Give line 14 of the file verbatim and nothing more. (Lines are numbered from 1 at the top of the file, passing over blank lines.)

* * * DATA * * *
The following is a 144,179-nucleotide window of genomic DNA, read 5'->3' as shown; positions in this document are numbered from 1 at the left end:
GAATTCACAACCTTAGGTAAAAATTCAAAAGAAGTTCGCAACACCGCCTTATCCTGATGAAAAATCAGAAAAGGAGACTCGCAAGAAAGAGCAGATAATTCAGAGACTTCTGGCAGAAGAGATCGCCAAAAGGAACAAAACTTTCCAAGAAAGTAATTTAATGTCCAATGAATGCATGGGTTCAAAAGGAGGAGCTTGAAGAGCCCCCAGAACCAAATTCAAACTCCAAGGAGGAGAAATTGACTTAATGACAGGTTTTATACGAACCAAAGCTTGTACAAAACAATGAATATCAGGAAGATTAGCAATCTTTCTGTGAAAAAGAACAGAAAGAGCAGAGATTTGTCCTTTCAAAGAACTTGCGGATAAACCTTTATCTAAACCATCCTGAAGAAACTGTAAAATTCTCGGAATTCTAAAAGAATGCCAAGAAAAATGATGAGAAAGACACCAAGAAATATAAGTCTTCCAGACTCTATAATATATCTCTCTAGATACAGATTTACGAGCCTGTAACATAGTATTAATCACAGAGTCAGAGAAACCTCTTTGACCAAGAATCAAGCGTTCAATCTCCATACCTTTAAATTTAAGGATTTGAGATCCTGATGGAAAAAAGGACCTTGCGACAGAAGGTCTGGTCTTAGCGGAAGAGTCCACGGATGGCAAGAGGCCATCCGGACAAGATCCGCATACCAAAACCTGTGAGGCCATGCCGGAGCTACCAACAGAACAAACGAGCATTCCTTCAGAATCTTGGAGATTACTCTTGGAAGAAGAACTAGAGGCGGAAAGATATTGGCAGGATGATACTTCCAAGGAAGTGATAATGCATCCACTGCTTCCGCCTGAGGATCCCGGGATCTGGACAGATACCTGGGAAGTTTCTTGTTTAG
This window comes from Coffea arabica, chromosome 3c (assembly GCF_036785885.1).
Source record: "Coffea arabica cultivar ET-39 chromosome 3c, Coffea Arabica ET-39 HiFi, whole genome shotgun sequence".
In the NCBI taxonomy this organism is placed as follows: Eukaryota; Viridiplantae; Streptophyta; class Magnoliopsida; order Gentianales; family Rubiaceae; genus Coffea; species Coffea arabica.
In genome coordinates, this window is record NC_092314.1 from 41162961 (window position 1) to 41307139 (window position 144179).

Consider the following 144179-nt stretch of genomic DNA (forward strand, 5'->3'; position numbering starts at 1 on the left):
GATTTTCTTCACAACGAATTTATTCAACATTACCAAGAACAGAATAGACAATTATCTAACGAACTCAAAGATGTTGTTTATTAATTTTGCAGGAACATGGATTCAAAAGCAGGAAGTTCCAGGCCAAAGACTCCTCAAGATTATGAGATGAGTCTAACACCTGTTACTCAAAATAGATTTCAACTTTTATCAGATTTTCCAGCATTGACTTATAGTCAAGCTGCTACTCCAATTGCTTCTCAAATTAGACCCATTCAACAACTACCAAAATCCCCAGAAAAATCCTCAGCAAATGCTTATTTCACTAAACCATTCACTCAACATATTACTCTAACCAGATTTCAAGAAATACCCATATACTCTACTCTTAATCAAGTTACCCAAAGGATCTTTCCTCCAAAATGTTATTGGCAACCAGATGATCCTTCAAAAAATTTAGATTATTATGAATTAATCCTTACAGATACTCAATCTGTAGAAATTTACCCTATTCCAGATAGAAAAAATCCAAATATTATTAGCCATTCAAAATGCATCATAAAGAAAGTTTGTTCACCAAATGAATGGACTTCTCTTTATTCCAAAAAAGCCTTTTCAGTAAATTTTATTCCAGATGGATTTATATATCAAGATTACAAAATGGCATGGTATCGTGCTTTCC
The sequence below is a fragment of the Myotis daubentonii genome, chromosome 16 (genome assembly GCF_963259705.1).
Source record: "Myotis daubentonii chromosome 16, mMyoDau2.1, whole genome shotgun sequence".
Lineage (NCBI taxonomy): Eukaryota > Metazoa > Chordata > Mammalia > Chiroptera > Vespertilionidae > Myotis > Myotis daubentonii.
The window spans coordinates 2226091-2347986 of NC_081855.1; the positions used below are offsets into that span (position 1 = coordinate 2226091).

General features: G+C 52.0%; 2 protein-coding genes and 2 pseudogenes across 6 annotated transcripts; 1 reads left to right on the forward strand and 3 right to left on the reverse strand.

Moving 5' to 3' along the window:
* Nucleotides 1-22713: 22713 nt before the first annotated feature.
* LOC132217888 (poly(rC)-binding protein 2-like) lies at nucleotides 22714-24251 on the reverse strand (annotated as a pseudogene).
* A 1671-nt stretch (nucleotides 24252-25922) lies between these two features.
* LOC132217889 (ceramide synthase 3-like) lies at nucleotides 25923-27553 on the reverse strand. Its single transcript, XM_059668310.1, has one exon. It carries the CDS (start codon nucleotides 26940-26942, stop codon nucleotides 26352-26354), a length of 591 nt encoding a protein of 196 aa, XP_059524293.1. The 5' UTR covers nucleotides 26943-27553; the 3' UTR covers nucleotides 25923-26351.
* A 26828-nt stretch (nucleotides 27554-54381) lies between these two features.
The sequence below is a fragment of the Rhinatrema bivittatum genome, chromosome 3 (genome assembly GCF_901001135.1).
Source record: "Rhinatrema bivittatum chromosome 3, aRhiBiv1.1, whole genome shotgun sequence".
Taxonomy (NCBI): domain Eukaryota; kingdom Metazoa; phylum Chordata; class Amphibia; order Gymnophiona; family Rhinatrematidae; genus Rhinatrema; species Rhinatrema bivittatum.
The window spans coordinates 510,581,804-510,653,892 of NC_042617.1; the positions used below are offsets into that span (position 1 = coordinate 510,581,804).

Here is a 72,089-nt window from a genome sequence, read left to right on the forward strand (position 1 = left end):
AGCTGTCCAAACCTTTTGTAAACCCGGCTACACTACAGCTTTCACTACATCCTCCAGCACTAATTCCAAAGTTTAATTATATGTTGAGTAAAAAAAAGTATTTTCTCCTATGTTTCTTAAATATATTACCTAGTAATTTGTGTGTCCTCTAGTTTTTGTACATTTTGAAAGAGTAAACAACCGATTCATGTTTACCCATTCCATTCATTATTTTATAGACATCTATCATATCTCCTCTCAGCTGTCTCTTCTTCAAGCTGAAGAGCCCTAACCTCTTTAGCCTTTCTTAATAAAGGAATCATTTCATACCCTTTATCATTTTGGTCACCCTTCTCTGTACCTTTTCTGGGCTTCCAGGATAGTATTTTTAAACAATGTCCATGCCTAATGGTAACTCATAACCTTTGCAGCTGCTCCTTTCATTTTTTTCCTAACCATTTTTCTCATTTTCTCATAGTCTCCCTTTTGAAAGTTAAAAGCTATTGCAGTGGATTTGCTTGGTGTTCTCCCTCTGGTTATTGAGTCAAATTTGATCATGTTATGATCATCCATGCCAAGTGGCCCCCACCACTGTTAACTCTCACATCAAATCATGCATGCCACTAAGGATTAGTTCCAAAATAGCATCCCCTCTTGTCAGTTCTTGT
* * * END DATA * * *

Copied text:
Moving 5' to 3' along the window: